Talent and Wokeness

I was waiting for the new novel by Stephen Markley, the author of Ohio. He’s very talented, an amazing young author. I highly recommend Ohio to everybody. It can be read as a companion novel to Demon Copperhead, although it’s not aa good.

Finally, Markley’s new novel came out. I downloaded a sample and, God, it’s so woke, it’s almost like a parody of wokeness. The novel belongs to the genre known as climate porn and aims to get people scared of the global warming.

“We are all going to die because evil capitalism destroyed the planet!”

But that message falls flat because there’s something much scarier in the book. It’s the possibility that we are all going to keep on living in a world of unbearable wokeness where small children lecture each other about ‘gender essentialism’ and lovers exchange strings of ‘anti-racist’ slogans in bed because it’s more enjoyable to verbally fellate Ibram Kendi than to make love to each other.

If you read the article I linked yesterday about the woke youth leader Keisha turning a summer school seminar into a cult, this novel is written by somebody who sounds like the graduate of that cult and Keisha’s beat student.

I wouldn’t even mention any of this if it weren’t for one thing. Markley is very talented. His is a unique literary gift that arises once in a generation. With everything I mentioned above, the writing is still painfully enjoyable.

I’ve waited for a Stephen Markley for twenty years, and finally he’s here but he’s been perverted by wokeness. He’s still a great writer. Not great as in “good” but great as in “outstandingly talented.”


7 thoughts on “Talent and Wokeness

  1. What you are saying is very important, especially for teachers of literature, especially for these times.
    It’s critical for students, indeed for everyone, to understand that artistic talent and moral being are and must remain distinct. We judge people on the basis of their actions, we judge artists on the basis of their merit: Céline is a great writer, in spite of being a rabid anti-semite and Nazi sympathiser, for which we condemn him morally but which does not diminish the value of his work.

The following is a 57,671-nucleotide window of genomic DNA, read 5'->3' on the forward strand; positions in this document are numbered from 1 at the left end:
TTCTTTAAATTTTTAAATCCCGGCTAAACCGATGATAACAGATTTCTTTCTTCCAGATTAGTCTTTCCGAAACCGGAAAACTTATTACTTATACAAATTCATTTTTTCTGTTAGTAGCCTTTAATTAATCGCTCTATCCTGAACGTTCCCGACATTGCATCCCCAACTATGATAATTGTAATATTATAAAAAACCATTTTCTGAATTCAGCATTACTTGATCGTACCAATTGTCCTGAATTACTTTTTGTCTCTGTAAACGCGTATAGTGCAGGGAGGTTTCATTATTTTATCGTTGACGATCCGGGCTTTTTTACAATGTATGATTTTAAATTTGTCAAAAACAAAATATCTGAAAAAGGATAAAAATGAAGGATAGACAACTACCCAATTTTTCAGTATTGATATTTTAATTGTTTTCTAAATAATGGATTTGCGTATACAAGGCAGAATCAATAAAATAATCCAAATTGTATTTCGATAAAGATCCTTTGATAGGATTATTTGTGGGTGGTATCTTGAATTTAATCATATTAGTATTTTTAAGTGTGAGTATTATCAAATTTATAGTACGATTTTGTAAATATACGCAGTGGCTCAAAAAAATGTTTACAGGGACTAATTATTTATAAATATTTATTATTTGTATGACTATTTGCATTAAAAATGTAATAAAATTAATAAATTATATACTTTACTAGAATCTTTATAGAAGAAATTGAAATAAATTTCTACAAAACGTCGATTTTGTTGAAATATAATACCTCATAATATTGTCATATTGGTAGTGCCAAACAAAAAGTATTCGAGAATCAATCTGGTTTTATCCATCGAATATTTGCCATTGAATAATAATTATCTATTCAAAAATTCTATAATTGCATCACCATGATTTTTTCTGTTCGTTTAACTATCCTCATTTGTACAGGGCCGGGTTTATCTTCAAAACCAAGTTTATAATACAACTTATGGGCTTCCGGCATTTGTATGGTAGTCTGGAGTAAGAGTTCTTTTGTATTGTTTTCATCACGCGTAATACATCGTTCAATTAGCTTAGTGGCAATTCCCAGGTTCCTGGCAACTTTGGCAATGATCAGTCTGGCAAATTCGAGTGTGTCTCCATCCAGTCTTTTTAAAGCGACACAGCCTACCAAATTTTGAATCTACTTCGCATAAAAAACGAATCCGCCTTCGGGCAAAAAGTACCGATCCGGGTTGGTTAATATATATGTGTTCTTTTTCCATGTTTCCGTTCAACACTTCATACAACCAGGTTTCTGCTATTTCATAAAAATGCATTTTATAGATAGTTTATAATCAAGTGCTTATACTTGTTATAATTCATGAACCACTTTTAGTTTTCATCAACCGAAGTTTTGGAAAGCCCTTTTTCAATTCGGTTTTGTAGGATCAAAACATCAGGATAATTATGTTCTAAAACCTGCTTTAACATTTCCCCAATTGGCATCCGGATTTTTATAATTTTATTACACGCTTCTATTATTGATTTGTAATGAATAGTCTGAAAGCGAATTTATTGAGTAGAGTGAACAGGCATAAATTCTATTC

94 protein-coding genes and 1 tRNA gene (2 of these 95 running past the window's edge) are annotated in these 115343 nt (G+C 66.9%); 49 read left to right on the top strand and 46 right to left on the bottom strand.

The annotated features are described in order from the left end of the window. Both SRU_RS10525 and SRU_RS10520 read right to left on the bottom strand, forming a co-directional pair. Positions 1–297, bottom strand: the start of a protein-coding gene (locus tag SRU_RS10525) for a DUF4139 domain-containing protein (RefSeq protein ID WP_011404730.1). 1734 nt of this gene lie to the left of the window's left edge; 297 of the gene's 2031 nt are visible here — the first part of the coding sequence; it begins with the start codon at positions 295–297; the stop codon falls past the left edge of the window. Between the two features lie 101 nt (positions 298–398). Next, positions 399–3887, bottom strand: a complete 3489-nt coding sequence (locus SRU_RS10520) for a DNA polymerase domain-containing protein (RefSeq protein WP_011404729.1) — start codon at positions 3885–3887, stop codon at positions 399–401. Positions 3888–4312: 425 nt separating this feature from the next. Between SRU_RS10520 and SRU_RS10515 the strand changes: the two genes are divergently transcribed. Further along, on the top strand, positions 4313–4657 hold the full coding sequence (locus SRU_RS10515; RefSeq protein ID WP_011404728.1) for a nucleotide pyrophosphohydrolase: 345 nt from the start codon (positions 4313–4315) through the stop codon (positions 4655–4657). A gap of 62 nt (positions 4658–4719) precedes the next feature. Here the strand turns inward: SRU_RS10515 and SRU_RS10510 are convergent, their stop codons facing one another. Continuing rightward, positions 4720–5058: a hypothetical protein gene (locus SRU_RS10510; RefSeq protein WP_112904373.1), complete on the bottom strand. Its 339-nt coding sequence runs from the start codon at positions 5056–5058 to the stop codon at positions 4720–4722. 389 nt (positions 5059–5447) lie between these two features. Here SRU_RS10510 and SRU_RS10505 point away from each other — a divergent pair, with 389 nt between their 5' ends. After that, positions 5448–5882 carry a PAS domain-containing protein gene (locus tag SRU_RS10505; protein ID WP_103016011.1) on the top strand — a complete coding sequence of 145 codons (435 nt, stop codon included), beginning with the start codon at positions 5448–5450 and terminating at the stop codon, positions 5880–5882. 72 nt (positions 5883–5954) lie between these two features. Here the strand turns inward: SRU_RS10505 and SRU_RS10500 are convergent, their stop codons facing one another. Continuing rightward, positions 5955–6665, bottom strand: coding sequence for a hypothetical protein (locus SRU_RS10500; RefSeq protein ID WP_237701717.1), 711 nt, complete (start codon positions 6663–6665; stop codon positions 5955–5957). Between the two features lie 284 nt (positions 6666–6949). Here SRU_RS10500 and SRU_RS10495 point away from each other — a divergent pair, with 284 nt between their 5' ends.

Liked by 1 person

    1. I wish more people were capable of seeing this. It’s a sign of a very primitive intelligence not to be able to separate the artist and the artist’s work from each other. Learning to do it is a very underexplored and cheap venue of personal growth. More people should try it instead of pouting at the complexity of the world.


  2. I’ve gotten maybe 1/3 of the way through The Deluge, not sure I’ll finish it though. The woke talking points bother me less than they bother you, but there just isn’t much behind it. At least his debut novel was funny, although it’s also languishing half-unfinished on my ebook reader

    Liked by 1 person

      1. I don’t know, I think Ohio was a one-off. “Steal this book” isn’t woke, but it’s also not on fire the way Ohio was… if anything, The Deluge is better. It has its moments, its turns of phrase, but somehow he’s managed to write the most boring eco-thriller known to man. And as a science fiction fan, I’ve read some pretty wooden eco-thrillers nobody would ever mistake for art, but I’ve managed to finish them, you know?

        Liked by 1 person

        1. I haven’t read anything by him besides Ohio. And you are absolutely right, one can definitely do something great in the climate apocalypse genre. One can do something great in any genre and with any system of beliefs. But the characters and the story need to come alive. And here it’s just not happening.


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